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Kabul’s flawed response to Berlin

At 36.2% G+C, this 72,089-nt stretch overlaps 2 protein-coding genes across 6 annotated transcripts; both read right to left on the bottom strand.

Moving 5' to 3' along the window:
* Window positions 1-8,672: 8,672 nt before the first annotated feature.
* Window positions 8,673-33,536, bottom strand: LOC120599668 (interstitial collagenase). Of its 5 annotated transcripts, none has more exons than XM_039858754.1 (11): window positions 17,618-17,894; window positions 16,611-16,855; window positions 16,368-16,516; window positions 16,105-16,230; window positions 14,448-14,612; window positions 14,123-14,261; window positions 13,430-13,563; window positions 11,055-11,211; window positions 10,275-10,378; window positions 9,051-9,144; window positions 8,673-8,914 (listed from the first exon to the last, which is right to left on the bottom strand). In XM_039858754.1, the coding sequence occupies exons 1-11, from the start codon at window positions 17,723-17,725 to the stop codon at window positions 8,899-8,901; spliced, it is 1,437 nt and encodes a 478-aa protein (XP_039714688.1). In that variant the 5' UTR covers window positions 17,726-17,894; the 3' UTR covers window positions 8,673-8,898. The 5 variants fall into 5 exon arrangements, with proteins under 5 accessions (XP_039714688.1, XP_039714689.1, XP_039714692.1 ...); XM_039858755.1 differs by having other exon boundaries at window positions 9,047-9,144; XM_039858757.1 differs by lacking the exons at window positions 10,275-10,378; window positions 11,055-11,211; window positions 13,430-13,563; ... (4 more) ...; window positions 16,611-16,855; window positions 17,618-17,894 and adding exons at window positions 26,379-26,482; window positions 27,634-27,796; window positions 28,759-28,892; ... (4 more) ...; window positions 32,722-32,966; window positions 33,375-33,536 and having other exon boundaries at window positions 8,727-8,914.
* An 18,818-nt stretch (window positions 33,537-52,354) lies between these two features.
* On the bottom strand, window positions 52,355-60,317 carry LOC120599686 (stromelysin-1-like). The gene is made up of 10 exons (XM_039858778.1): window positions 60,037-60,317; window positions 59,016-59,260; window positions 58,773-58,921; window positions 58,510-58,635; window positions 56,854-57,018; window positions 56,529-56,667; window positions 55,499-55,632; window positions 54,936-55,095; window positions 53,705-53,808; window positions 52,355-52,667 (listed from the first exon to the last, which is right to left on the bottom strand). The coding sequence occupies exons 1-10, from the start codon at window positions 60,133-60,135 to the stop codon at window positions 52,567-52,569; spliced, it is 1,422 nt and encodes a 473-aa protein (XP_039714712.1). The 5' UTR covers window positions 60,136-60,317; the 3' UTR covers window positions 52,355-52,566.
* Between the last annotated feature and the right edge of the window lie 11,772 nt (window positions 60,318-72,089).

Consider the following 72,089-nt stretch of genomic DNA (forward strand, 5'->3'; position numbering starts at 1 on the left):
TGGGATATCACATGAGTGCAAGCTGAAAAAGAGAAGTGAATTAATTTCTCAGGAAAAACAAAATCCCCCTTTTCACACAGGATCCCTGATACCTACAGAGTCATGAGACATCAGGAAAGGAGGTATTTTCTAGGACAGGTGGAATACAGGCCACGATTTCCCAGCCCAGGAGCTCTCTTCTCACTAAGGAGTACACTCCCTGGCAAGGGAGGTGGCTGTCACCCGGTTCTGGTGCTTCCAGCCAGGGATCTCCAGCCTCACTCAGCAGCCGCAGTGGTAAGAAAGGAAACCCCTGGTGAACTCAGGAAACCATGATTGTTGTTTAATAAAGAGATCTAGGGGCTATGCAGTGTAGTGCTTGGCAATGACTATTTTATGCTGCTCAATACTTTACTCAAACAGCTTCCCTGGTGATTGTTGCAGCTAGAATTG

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Afghanistan in a controversial nod, will take back all its citizens to be deported from Germany, as Berlin is struggling to accommodate hundreds of thousands of refugees and other migrants who have arrived in the European country. The nod by the Afghan government is controversial. The government earned sharp criticism from the Senate (Meshrano Jirga) while the Ministry of Refugees and Repatriation has already showed its incompetence to deal with the deportations of the asylum seekers. The ministry had called on European countries not to deport the Afghan asylum seekers. Currently, Afghans make up the second largest nationality after Syrians, swarming Europe. Last week, a UNCHR report revealed that nearly 120,000 Afghans have left their home country, legally and illegally. Nearly 90,000 Afghan citizens have returned from Pakistan since January of 2015. Most of them were undocumented Afghan refugees. The government lacks the resources to re-accommodate yet it is nodding to accept the asylum-seekers back. Does the government take the fallouts of the return of the asylum seekers? What kind of preparations it has done? When the government is unable to deal the issue of internally displaced persons (IDPs) and those affected by natural disasters like floods and earthquakes, is it sanity to accept the potentially deported asylum seekers back? There are already 700,000 IDPs. Some of them have been displaced for two times, first from their native areas and for second time where they had sought refuge as insecurity is spreading to even those areas which were once considered to be relatively secure. The International Organization of Migration says more than 76,000 Afghans have migrated to Europe so far in 2015. And if most or half of them are deported, will the government be in a position to successfully tackle their deportations? The government must tell the international community, the Senate of the Parliament, how it will deal the issue? If it lacks the resources, it must seek assistance from the international community. Accepting them back just to be thrown away the next day is no policy and no acceptance. Such an approach will leave serious implications on the already fragile security situation. Moreover, Germany, which is a longtime contributor to international troops in Afghanistan and with currently 944 troops in NATO’s support and training mission here, should review its decision of deporting the Afghan asylum-seekers. The Afghan asylum seekers have risked their lives, sold their hard-earned properties and if they are sent back, the next day they will be paupers. At the end of the day they will join hands with militants and the security deterioration will increase to a horrific level. Yes, there is one way out and this is if the Germany’s embassy takes it upon itself and arrange something for those likely be deported from Germany, then chances are that their troubles will be lessened up to some extent. And if the matter is left to the Ministry of Refugees and Repatriation, then they are destined to face yet another phase of troubles. Germany looks determined on its decision of deporting the Afghan asylum seekers, therefore, it is unlikely to review its decision as last week Germany’s interior minister Thomas de Maiziere complained of an unacceptable influx of Afghans from relatively safe areas of Afghanistan, therefore he warned that many of them would have to go back home, however at least Germany’s embassy must come into movement.